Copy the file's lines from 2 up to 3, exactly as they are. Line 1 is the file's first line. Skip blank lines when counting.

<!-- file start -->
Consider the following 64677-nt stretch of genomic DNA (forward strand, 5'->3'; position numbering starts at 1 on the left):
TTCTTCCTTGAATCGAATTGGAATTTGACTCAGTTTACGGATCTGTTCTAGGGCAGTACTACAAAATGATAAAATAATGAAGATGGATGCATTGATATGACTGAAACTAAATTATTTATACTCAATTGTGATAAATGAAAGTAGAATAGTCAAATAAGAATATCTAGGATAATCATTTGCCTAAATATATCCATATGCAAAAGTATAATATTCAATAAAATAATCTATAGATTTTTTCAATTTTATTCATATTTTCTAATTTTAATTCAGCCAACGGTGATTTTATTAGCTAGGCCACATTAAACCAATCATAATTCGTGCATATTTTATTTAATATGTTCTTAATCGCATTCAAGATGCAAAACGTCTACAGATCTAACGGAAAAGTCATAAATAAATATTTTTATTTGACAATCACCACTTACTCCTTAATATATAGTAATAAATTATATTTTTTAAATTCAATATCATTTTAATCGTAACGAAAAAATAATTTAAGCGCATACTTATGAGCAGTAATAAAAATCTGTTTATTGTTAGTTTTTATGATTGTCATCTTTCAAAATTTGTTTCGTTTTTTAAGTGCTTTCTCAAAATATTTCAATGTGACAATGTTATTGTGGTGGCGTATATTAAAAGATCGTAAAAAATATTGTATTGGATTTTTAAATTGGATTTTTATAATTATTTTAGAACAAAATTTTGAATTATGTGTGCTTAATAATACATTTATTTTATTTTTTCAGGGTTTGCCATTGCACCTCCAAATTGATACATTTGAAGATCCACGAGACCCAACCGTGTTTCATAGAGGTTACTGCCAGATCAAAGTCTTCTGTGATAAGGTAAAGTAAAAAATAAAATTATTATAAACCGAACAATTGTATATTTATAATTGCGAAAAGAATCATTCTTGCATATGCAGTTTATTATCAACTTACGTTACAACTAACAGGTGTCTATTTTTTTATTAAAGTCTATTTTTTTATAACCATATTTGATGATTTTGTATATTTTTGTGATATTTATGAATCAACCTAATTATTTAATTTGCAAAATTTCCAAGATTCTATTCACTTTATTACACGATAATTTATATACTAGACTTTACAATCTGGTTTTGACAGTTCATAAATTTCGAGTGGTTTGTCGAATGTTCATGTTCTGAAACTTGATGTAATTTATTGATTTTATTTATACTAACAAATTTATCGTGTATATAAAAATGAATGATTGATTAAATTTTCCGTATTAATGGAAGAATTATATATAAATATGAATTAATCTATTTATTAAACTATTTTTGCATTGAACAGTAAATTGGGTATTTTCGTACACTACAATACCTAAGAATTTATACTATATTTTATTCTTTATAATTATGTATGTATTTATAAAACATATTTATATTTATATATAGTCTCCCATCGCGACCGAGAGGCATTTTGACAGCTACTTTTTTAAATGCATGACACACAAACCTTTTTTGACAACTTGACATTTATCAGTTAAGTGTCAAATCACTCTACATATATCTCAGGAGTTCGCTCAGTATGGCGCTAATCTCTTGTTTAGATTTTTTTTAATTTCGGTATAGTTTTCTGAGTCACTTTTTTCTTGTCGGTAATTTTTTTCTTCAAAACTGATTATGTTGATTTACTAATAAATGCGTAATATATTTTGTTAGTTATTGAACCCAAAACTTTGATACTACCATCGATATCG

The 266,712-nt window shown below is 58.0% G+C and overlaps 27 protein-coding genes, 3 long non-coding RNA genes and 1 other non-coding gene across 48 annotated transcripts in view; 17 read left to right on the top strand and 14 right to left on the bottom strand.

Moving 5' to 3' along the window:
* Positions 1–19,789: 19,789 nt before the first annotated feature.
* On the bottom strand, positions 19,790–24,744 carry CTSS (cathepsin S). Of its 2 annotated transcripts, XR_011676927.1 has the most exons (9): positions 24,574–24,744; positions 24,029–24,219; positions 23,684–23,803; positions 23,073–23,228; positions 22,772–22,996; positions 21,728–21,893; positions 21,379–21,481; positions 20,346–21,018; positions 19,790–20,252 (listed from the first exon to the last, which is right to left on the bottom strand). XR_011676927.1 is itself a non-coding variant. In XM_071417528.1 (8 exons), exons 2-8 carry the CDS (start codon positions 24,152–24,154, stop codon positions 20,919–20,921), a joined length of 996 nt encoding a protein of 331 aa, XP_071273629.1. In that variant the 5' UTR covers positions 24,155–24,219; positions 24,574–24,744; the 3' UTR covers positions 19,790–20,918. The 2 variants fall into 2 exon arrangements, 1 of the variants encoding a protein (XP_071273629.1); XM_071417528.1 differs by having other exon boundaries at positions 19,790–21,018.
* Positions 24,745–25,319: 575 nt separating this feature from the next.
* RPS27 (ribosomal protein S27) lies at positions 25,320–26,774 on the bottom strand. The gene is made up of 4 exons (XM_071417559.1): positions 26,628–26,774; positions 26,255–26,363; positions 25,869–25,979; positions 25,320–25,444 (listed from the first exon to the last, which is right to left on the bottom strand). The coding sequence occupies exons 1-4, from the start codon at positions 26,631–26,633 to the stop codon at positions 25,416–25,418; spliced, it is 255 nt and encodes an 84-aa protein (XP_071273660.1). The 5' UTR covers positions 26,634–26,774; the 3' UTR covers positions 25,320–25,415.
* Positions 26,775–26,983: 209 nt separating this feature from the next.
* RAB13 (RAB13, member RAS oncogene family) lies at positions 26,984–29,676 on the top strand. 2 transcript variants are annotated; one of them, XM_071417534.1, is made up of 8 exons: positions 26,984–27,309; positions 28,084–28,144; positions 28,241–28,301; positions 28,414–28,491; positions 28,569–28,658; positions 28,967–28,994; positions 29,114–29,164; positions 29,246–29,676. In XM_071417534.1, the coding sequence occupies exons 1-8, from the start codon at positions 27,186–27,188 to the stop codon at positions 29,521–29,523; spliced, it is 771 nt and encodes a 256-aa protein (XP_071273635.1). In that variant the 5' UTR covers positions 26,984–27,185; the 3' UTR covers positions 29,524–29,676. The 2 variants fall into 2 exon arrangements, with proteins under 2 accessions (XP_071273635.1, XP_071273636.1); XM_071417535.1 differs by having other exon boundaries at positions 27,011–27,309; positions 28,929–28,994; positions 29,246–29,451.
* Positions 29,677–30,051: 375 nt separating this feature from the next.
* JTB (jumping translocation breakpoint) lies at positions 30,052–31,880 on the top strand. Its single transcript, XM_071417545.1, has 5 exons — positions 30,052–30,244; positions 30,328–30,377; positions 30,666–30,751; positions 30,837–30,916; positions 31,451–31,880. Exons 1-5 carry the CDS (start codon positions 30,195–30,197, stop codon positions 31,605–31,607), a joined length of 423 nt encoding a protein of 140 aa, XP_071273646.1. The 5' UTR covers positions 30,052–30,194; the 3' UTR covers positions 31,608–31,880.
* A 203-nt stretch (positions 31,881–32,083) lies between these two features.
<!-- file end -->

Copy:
TTCTTCCTTGAATCGAATTGGAATTTGACTCAGTTTACGGATCTGTTCTAGGGCAGTACTACAAAATGATAAAATAATGAAGATGGATGCATTGATATGACTGAAACTAAATTATTTATACTCAATTGTGATAAATGAAAGTAGAATAGTCAAATAAGAATATCTAGGATAATCATTTGCCTAAATATATCCATATGCAAAAGTATAATATTCAATAAAATAATCTATAGATTTTTTCAATTTTATTCATATTTTCTAATTTTAATTCAGCCAACGGTGATTTTATTAGCTAGGCCACATTAAACCAATCATAATTCGTGCATATTTTATTTAATATGTTCTTAATCGCATTCAAGATGCAAAACGTCTACAGATCTAACGGAAAAGTCATAAATAAATATTTTTATTTGACAATCACCACTTACTCCTTAATATATAGTAATAAATTATATTTTTTAAATTCAATATCATTTTAATCGTAACGAAAAAATAATTTAAGCGCATACTTATGAGCAGTAATAAAAATCTGTTTATTGTTAGTTTTTATGATTGTCATCTTTCAAAATTTGTTTCGTTTTTTAAGTGCTTTCTCAAAATATTTCAATGTGACAATGTTATTGTGGTGGCGTATATTAAAAGATCGTAAAAAATATTGTATTGGATTTTTAAATTGGATTTTTATAATTATTTTAGAACAAAATTTTGAATTATGTGTGCTTAATAATACATTTATTTTATTTTTTCAGGGTTTGCCATTGCACCTCCAAATTGATACATTTGAAGATCCACGAGACCCAACCGTGTTTCATAGAGGTTACTGCCAGATCAAAGTCTTCTGTGATAAGGTAAAGTAAAAAATAAAATTATTATAAACCGAACAATTGTATATTTATAATTGCGAAAAGAATCATTCTTGCATATGCAGTTTATTATCAACTTACGTTACAACTAACAGGTGTCTATTTTTTTATTAAAGTCTATTTTTTTATAACCATATTTGATGATTTTGTATATTTTTGTGATATTTATGAATCAACCTAATTATTTAATTTGCAAAATTTCCAAGATTCTATTCACTTTATTACACGATAATTTATATACTAGACTTTACAATCTGGTTTTGACAGTTCATAAATTTCGAGTGGTTTGTCGAATGTTCATGTTCTGAAACTTGATGTAATTTATTGATTTTATTTATACTAACAAATTTATCGTGTATATAAAAATGAATGATTGATTAAATTTTCCGTATTAATGGAAGAATTATATATAAATATGAATTAATCTATTTATTAAACTATTTTTGCATTGAACAGTAAATTGGGTATTTTCGTACACTACAATACCTAAGAATTTATACTATATTTTATTCTTTATAATTATGTATGTATTTATAAAACATATTTATATTTATATATAGTCTCCCATCGCGACCGAGAGGCATTTTGACAGCTACTTTTTTAAATGCATGACACACAAACCTTTTTTGACAACTTGACATTTATCAGTTAAGTGTCAAATCACTCTACATATATCTCAGGAGTTCGCTCAGTATGGCGCTAATCTCTTGTTTAGATTTTTTTTAATTTCGGTATAGTTTTCTGAGTCACTTTTTTCTTGTCGGTAATTTTTTTCTTCAAAACTGATTATGTTGATTTACTAATAAATGCGTAATATATTTTGTTAGTTATTGAACCCAAAACTTTGATACTACCATCGATATCG

The 266,712-nt window shown below is 58.0% G+C and overlaps 27 protein-coding genes, 3 long non-coding RNA genes and 1 other non-coding gene across 48 annotated transcripts in view; 17 read left to right on the top strand and 14 right to left on the bottom strand.